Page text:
“How Does She Do It?” would have been a better episode if it wasn’t aired out of order (transposed with last week’s “Livewire”), but as it is it feels redundant. This isn’t helped by its heavy focus on a couple of ideas that are just plain boring: the “friend zone” and the question of whether or not women ever can “have it all.” The good news, I suppose, is that Supergirl does manage to do a couple of somewhat fresh things with such utterly pedestrian material. The bad news, of course, is that it’s still utterly pedestrian material.
I like that the show uses the phrase “friend zone” almost ironically, but I hate the it uses the phrase at all. I also hate how determined the episode is to force Kara to be Super Adult about things, no matter how gratifying it is to see a woman on screen setting boundaries in an assertive fashion. If Kara is capable of dealing with both James and Lucy so firmly and kindly (like a grown up), why hasn’t she been able to communicate her feelings to James? James and Lucy’s getting back together this episode is also a little spoiled by having already seen last week’s episode, where James spends all his time (while on vacation with Lucy!) pining after Kara.
While Kara is mooning over James and turning her adorkableness up to eleven, she has admirers of her own. First is Winn, who is a little more tolerable this episode than he has been in the past, though still slightly creepy. Next is Cat Grant’s son, Carter, who has a very cute crush on Supergirl and who Kara is a very inept babysitter for. Finally, there’s Maxwell Lord, who is apparently so totally obsessed with Supergirl that he’s willing to blow up his own things in order to test her abilities.
This last is the major plot of the episode in lieu of the normal bad guy of the week, which is a nice change. Essentially, Lord wants to put Supergirl through her paces to get a better feel for what her true skill set is, which also allows the viewers the same opportunity. What we get, then, is a show chock full of Supergirl doing all different kinds of things, and what we learn is that she’s still working on figuring out the best ways to help people. She has a pretty impressive range of abilities to work with, and in this episode we see her trot out all of them in order to deal with the challenges Lord has set for her. We see again that Supergirl is still learning her own limits, and she’s not entirely successful in the end; she saves a train full of people, but she has to watch as a man that has been manipulated by Lord kills himself practically in front of her.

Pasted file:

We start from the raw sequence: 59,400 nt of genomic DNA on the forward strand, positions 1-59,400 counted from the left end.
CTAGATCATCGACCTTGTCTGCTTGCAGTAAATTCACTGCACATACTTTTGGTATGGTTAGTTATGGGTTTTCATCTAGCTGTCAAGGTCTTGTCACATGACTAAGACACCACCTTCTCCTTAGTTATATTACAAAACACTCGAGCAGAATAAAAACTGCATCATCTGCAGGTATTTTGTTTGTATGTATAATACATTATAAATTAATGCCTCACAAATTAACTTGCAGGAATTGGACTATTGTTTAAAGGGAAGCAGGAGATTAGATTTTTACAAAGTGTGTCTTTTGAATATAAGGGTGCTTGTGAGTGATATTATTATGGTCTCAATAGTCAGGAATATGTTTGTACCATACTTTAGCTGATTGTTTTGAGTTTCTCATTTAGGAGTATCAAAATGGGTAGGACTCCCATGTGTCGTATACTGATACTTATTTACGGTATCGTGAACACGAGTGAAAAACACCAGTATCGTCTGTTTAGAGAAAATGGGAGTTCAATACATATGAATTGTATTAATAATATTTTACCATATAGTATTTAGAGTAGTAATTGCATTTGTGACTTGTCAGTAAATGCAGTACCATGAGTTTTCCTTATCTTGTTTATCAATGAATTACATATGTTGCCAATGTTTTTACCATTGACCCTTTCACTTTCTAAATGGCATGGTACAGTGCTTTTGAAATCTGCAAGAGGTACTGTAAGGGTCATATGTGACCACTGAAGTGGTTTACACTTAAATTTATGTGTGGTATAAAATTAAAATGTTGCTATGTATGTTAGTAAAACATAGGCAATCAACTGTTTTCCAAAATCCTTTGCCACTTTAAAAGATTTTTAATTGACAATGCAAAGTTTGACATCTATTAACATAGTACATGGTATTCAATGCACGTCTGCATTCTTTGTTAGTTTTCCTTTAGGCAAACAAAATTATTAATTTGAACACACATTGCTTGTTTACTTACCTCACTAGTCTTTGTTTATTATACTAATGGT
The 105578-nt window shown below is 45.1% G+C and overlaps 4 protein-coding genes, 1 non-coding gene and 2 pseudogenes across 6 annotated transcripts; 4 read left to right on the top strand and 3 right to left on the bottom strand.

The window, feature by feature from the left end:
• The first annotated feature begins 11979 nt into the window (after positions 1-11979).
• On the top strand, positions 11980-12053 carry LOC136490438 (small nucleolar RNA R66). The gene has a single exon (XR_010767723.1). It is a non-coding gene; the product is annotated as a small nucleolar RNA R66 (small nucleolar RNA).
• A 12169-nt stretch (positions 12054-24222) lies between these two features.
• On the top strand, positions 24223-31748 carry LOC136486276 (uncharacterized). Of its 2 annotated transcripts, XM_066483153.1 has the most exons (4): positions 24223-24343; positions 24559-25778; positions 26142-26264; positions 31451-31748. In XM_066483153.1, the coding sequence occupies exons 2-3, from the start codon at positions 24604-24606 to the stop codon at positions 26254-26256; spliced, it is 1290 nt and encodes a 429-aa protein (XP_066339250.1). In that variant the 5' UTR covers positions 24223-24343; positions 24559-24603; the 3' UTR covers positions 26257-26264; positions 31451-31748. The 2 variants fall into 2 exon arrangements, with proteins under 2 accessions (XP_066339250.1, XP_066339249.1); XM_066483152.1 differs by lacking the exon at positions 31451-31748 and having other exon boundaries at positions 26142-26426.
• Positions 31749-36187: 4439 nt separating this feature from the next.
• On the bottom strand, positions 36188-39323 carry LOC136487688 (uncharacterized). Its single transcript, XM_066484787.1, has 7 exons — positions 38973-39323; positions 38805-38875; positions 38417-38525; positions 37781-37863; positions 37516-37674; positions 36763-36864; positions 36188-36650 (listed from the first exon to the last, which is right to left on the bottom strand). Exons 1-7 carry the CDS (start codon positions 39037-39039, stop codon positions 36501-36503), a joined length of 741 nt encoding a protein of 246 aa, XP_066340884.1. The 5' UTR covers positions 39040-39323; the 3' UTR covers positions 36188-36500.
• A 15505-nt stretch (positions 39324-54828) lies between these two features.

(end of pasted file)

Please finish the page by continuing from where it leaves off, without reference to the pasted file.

This ties in neatly with the exploration of “having it all” through Kara’s overall experiences in the episode. She’s trying to be Supergirl and a DEO agent of sorts and Cat Grant’s assistant, and this episode also sees her taking on the additional responsibility of watching Carter. It’s obviously too much for any one person to do, even with super powers, which might have been a rather boring message of the episode, but the show doesn’t stop with just the demonstration of this fact. Instead, the writers have tried to wrap things up much more explicitly and heavy-handedly by giving Cat Grant a speech about it. Unfortunately, the words Cat has to say don’t make a lot of sense, especially coming out of the mouth of a character who is so obviously an extraordinary (and extraordinarily privileged) woman. It’s yet another example of this show being so self-consciously feminist that it circles back around to being, well, not sexist, but incoherent and unhelpful.
The most interesting part of this episode to me was the comparison between Kara/Supergirl and Maxwell Lord. He talks about wanting to help people, but he doesn’t trust any of the existing systems (government, etc.) that do help people. Kara, on the other hand, is also someone who professes to want to help people, but where Lord seems mostly dedicated to interrogating and criticizing the things and people he doesn’t trust—and putting people in danger in order to do so—Kara is actually out there doing the work of trying to help people.
Supergirl is an imperfect hero, but she’s constantly trying to do her best. She may not always be able to save everyone, and she doesn’t have the right answer to every problem, but she’s all in for doing the work and learning and growing and improving her methods. This might be the most progressive message the show has delivered so far, and it’s one that seems almost unintentional in an episode that is ostensibly (and obnoxiously) exploring other far less interesting ideas.
- Carter Grant is a decidedly odd child.
- Seeing how James and Lucy get back together made me like Lucy a lot more and James a lot less—especially when I think of how shady he acts in the chronologically next episode that we saw last week.
- There were more seeds of Hank Henshaw being evil this week.
- Still no Astra, though she is at least mentioned.
- I hate the scene with Alex and Lord. Seriously gross.
- If the writers would quit putting nonsensical “feminist” tirades in Cat Grant’s mouth, I think she’d be my favorite character.